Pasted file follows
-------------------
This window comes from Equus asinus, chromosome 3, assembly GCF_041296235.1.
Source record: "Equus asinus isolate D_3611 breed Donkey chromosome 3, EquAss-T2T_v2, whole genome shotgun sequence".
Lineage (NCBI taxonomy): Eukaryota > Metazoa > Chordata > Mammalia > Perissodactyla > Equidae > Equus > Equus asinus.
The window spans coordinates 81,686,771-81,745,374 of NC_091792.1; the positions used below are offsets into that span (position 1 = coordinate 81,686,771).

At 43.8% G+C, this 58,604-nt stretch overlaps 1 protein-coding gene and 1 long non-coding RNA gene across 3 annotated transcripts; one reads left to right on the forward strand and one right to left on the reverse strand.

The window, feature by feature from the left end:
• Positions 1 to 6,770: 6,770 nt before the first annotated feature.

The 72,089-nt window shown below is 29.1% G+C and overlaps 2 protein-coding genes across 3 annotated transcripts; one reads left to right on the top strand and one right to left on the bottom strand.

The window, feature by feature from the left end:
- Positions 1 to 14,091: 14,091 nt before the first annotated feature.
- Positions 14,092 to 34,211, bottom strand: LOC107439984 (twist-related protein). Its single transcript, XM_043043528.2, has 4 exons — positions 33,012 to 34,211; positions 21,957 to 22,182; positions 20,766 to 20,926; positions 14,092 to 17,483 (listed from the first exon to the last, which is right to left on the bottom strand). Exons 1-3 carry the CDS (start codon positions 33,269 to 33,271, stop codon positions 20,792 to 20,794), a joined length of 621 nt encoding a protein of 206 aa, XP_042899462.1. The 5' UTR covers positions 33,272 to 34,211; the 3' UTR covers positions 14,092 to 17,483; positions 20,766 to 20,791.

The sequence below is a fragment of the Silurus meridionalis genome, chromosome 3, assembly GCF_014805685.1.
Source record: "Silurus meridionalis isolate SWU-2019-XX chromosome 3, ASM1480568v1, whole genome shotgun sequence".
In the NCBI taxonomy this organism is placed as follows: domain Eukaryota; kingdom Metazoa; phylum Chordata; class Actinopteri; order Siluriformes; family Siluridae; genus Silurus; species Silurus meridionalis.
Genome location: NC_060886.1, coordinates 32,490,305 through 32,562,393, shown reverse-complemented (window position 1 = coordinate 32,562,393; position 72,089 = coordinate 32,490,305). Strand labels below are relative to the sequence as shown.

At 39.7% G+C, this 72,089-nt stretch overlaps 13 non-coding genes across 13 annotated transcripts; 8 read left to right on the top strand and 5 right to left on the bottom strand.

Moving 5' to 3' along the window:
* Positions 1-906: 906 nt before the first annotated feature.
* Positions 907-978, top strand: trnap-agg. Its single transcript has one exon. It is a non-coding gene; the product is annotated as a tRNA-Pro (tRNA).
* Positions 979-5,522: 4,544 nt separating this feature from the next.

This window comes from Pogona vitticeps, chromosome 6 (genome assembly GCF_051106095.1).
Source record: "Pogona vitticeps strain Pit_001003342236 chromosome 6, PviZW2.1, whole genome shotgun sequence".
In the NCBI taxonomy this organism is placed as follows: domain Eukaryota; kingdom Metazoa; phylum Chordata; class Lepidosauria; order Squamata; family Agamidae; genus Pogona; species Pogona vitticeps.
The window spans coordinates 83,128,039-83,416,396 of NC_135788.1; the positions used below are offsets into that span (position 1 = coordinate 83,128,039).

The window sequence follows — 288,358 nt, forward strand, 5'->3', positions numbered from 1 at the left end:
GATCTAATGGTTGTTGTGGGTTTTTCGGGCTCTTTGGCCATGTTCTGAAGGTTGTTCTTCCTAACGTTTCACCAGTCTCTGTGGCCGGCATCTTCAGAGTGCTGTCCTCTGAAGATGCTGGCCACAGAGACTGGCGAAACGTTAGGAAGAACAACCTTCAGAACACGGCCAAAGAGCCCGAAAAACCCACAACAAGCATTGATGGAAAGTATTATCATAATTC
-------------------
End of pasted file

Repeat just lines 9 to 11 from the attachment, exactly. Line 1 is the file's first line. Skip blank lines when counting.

The window, feature by feature from the left end:
- Positions 1 to 14,091: 14,091 nt before the first annotated feature.
- Positions 14,092 to 34,211, bottom strand: LOC107439984 (twist-related protein). Its single transcript, XM_043043528.2, has 4 exons — positions 33,012 to 34,211; positions 21,957 to 22,182; positions 20,766 to 20,926; positions 14,092 to 17,483 (listed from the first exon to the last, which is right to left on the bottom strand). Exons 1-3 carry the CDS (start codon positions 33,269 to 33,271, stop codon positions 20,792 to 20,794), a joined length of 621 nt encoding a protein of 206 aa, XP_042899462.1. The 5' UTR covers positions 33,272 to 34,211; the 3' UTR covers positions 14,092 to 17,483; positions 20,766 to 20,791.